A tale without love is like beef without mustard: an insipid dish.
To Rita Calvert, mustard is more than a condiment; it's a livelihood. She created Calvert Cedar Street mustards, condiments and vinaigrettes and wrote "The Plain and Fancy Mustard Cookbook" (East Woods Press, 1986).
Frankly, she will tell you, she just \o7 loves \f7 mustard. The book--125 recipes calling for mustard, including an eyebrow-raising one for chocolate cake--derives from the success of her recipes at her restaurant, the Cedar Street Cafe in Santa Cruz.
Calvert would serve homemade mustards in crocks for people to dunk their bread into, and she noticed that they were pouring it over their salads for extra taste.
Calvert says she wants people to learn how to cook with mustard, as Europeans do, because it livens up sauces and dishes with its tangy taste.
Influenced by French
"Especially the French and Scandinavians. The French know how to introduce it as the basic component of a cream sauce. I was greatly influenced by that."
After marrying and moving to the East Coast, she decided to enter the specialty food business. She came out with Bumpy Beer Mustard, with a texture from the addition of whole poppy seeds, yellow seeds and black mustard seeds and a name from the keg of beer poured into every batch.
It was so popular, Calvert says, that "it's our calling card now." It contains no salt or preservatives.
A cookbook heralding mustard is not surprising when one considers the recent explosion in varieties. According to Craig Claiborne's "The New York Times Food Encyclopedia," mustard is, after black pepper, the most popular spice.
Many Different Types
Now there are smooth, coarse, mild, hot, wine-, spice-, beer- and herb-flavored, and that French stuff people keep handing each other from chauffeur-driven limousines.
For the calorie-conscious, mustard is certainly an easy way to add flavor without too many calories. Mustard, Calvert says, contains protein with lots of minerals and vitamins. Of course, she adds, no one ever uses enough mustard to think of it as its own food group.
And one of the easiest and tastiest vinaigrettes is made with it: Combine one-third cup of white wine vinegar, one tablespoon Dijon mustard, one teaspoon dried oregano or other herb and black pepper and whisk in about one-third cup olive oil. Pour on salad greens, and you'll think you're in the south of France.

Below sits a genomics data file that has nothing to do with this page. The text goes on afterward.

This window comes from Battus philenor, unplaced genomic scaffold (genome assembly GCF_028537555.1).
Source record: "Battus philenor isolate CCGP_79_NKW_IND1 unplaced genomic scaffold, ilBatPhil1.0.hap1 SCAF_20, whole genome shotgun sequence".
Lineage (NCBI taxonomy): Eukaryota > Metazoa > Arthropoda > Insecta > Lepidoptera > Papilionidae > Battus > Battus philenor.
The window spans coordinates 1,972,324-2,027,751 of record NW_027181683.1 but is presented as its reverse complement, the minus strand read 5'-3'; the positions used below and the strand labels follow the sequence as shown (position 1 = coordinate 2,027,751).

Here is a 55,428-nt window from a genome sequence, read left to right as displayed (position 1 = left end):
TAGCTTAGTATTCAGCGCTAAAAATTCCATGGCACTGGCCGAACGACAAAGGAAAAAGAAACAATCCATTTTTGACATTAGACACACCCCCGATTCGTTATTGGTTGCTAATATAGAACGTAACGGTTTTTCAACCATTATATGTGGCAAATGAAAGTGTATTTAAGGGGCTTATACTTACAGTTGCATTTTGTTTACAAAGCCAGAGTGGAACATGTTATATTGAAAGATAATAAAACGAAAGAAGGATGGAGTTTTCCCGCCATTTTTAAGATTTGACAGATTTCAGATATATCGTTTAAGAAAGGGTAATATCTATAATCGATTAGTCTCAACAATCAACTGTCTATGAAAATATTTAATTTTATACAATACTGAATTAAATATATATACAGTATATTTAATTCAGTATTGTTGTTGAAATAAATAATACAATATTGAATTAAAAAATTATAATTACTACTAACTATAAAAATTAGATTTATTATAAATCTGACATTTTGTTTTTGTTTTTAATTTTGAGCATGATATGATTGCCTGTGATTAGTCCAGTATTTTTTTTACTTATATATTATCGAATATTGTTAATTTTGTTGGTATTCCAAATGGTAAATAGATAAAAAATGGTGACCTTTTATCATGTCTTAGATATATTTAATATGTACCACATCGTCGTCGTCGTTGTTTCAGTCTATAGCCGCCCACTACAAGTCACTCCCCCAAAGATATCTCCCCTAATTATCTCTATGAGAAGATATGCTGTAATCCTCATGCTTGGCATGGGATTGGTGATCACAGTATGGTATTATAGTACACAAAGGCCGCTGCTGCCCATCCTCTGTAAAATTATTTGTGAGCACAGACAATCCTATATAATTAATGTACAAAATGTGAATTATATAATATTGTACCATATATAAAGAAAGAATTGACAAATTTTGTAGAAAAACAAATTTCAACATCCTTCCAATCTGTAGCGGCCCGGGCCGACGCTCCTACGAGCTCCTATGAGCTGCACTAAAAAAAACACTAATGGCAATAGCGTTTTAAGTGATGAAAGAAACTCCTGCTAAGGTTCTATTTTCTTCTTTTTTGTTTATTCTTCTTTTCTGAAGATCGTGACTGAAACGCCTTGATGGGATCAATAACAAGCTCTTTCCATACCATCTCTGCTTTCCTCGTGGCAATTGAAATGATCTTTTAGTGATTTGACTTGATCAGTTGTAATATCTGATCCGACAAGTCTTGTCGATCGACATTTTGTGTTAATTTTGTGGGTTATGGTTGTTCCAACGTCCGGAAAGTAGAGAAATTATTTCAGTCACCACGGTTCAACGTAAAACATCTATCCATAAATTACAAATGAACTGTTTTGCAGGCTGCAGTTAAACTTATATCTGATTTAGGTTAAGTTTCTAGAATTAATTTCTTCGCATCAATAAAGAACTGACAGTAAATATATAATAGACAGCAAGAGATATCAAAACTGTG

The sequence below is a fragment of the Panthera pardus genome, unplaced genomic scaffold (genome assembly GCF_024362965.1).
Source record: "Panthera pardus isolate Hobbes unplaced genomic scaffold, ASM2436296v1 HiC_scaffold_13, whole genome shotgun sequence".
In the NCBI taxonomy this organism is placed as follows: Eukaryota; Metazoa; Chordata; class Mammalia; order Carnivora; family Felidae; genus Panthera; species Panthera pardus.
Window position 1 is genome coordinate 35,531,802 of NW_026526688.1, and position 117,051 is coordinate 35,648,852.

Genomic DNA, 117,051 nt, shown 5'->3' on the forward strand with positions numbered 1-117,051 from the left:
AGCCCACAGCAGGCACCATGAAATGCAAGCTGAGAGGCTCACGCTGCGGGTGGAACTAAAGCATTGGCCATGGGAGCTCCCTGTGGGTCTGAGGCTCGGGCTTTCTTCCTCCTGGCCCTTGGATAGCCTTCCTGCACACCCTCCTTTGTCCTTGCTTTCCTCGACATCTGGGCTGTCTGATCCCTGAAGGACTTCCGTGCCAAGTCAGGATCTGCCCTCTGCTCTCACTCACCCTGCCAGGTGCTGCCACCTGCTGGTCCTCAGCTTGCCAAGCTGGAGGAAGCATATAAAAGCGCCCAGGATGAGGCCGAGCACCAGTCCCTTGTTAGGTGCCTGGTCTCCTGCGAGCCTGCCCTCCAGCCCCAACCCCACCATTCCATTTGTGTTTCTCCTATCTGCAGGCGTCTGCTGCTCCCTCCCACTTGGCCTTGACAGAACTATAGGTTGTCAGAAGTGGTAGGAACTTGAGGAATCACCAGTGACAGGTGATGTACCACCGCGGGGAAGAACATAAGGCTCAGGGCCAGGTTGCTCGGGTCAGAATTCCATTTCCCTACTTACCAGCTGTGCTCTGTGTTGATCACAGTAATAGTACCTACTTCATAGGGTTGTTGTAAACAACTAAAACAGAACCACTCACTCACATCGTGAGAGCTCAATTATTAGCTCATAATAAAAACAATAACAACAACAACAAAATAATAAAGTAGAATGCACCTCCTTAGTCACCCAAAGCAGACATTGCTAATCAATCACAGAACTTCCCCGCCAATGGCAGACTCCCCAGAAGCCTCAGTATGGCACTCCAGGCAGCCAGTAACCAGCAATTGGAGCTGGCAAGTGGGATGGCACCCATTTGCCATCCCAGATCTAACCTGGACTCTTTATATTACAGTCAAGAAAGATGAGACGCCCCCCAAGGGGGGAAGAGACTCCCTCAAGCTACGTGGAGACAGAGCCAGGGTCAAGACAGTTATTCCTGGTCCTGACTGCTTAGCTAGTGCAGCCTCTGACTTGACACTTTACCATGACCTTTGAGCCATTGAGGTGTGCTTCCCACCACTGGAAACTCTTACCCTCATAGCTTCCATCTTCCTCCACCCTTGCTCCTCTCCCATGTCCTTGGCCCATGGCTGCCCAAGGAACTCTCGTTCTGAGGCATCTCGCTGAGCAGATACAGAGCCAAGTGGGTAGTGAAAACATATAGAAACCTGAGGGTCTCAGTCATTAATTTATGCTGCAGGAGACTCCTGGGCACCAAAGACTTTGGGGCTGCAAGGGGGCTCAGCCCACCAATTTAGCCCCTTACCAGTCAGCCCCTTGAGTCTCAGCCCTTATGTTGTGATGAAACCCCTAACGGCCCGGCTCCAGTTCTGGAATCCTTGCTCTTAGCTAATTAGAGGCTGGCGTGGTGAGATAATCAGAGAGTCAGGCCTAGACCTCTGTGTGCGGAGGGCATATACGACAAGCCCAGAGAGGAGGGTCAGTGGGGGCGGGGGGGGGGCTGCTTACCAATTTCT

If you are a true mustard lover, then you'll appreciate the recipes below. All you need at home is butter before your dash through the express lane.
Express-lane list: red snapper, Champagne, lemon juice, Dijon mustard, dill weed, carrot, lemon, spicy hot-and-sweet mustard.
RED SNAPPER WITH LEMON CHAMPAGNE BEURRE BLANC
1 1/2 pounds red snapper fillets
2 tablespoons butter, melted
1 cup dry Champagne
1 tablespoon lemon juice
2 teaspoons Dijon mustard
1/4 teaspoon dill weed
6 tablespoons cold unsalted butter
Brush fish with melted butter. Season to taste with salt and pepper and bake at 375 degrees 15 to 20 minutes.
In a saucepan over high heat, reduce Champagne and lemon juice to 1/2 cup. Add mustard and dill weed. Reduce heat. Over very low heat, whisk in 1 tablespoon of cold butter until melted. Repeat with each tablespoon of butter. This slow melting of the butter causes the sauce to become creamy. Pour over baked fish and garnish with fresh dill, if available. Makes 4 servings.
CARROT "SPAGHETTI" AU CITRON
3 carrots, peeled and shredded
1 lemon, halved lengthwise, then cut into paper-thin semicircles
1 tablespoon spicy hot and sweet mustard
1/2 teaspoon dill weed
Toss together carrots, lemon, mustard, dill and salt and steam over boiling water 10 minutes or until al dente. Makes 4 servings.